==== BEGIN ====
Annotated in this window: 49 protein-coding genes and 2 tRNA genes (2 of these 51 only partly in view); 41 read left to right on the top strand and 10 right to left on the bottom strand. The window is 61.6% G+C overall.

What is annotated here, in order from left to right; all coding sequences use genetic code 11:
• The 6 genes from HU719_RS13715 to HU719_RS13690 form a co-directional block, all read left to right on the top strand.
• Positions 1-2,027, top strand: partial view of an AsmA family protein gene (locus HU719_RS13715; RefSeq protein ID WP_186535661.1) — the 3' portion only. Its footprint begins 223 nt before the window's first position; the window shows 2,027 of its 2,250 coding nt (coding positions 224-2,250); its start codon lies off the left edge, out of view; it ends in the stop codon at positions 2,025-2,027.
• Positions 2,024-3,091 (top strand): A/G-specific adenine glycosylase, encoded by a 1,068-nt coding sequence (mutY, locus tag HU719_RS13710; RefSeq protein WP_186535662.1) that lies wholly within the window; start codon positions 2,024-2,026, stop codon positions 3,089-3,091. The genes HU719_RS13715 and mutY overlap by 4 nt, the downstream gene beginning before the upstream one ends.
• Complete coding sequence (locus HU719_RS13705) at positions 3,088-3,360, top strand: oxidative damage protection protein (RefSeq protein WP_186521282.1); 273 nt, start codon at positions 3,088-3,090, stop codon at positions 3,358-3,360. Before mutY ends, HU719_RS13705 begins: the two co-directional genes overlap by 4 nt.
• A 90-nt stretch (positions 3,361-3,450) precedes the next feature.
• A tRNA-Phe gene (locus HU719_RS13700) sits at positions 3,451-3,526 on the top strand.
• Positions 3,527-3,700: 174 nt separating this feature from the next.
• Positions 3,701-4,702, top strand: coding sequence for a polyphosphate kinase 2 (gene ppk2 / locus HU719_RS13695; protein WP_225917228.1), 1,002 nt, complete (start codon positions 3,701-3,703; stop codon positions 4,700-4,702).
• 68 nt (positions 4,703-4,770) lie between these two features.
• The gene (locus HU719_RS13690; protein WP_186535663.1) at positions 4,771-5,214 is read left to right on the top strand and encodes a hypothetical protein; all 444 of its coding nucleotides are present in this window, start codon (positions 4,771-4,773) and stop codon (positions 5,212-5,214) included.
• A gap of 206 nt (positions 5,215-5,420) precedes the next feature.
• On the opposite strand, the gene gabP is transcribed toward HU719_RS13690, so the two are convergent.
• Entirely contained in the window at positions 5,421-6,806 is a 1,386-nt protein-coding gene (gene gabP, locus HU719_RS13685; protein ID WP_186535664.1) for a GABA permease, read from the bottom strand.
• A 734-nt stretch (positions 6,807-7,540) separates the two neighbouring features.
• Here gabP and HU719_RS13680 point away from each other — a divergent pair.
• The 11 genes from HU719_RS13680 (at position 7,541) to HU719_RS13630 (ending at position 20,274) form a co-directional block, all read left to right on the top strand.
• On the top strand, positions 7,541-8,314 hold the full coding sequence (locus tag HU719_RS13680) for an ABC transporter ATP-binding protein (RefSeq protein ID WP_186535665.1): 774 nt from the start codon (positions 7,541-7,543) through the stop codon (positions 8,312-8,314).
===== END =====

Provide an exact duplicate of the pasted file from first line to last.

Annotated in this window: 49 protein-coding genes and 2 tRNA genes (2 of these 51 only partly in view); 41 read left to right on the top strand and 10 right to left on the bottom strand. The window is 61.6% G+C overall.

What is annotated here, in order from left to right; all coding sequences use genetic code 11:
• The 6 genes from HU719_RS13715 to HU719_RS13690 form a co-directional block, all read left to right on the top strand.
• Positions 1-2,027, top strand: partial view of an AsmA family protein gene (locus HU719_RS13715; RefSeq protein ID WP_186535661.1) — the 3' portion only. Its footprint begins 223 nt before the window's first position; the window shows 2,027 of its 2,250 coding nt (coding positions 224-2,250); its start codon lies off the left edge, out of view; it ends in the stop codon at positions 2,025-2,027.
• Positions 2,024-3,091 (top strand): A/G-specific adenine glycosylase, encoded by a 1,068-nt coding sequence (mutY, locus tag HU719_RS13710; RefSeq protein WP_186535662.1) that lies wholly within the window; start codon positions 2,024-2,026, stop codon positions 3,089-3,091. The genes HU719_RS13715 and mutY overlap by 4 nt, the downstream gene beginning before the upstream one ends.
• Complete coding sequence (locus HU719_RS13705) at positions 3,088-3,360, top strand: oxidative damage protection protein (RefSeq protein WP_186521282.1); 273 nt, start codon at positions 3,088-3,090, stop codon at positions 3,358-3,360. Before mutY ends, HU719_RS13705 begins: the two co-directional genes overlap by 4 nt.
• A 90-nt stretch (positions 3,361-3,450) precedes the next feature.
• A tRNA-Phe gene (locus HU719_RS13700) sits at positions 3,451-3,526 on the top strand.
• Positions 3,527-3,700: 174 nt separating this feature from the next.
• Positions 3,701-4,702, top strand: coding sequence for a polyphosphate kinase 2 (gene ppk2 / locus HU719_RS13695; protein WP_225917228.1), 1,002 nt, complete (start codon positions 3,701-3,703; stop codon positions 4,700-4,702).
• 68 nt (positions 4,703-4,770) lie between these two features.
• The gene (locus HU719_RS13690; protein WP_186535663.1) at positions 4,771-5,214 is read left to right on the top strand and encodes a hypothetical protein; all 444 of its coding nucleotides are present in this window, start codon (positions 4,771-4,773) and stop codon (positions 5,212-5,214) included.
• A gap of 206 nt (positions 5,215-5,420) precedes the next feature.
• On the opposite strand, the gene gabP is transcribed toward HU719_RS13690, so the two are convergent.
• Entirely contained in the window at positions 5,421-6,806 is a 1,386-nt protein-coding gene (gene gabP, locus HU719_RS13685; protein ID WP_186535664.1) for a GABA permease, read from the bottom strand.
• A 734-nt stretch (positions 6,807-7,540) separates the two neighbouring features.
• Here gabP and HU719_RS13680 point away from each other — a divergent pair.
• The 11 genes from HU719_RS13680 (at position 7,541) to HU719_RS13630 (ending at position 20,274) form a co-directional block, all read left to right on the top strand.
• On the top strand, positions 7,541-8,314 hold the full coding sequence (locus tag HU719_RS13680) for an ABC transporter ATP-binding protein (RefSeq protein ID WP_186535665.1): 774 nt from the start codon (positions 7,541-7,543) through the stop codon (positions 8,312-8,314).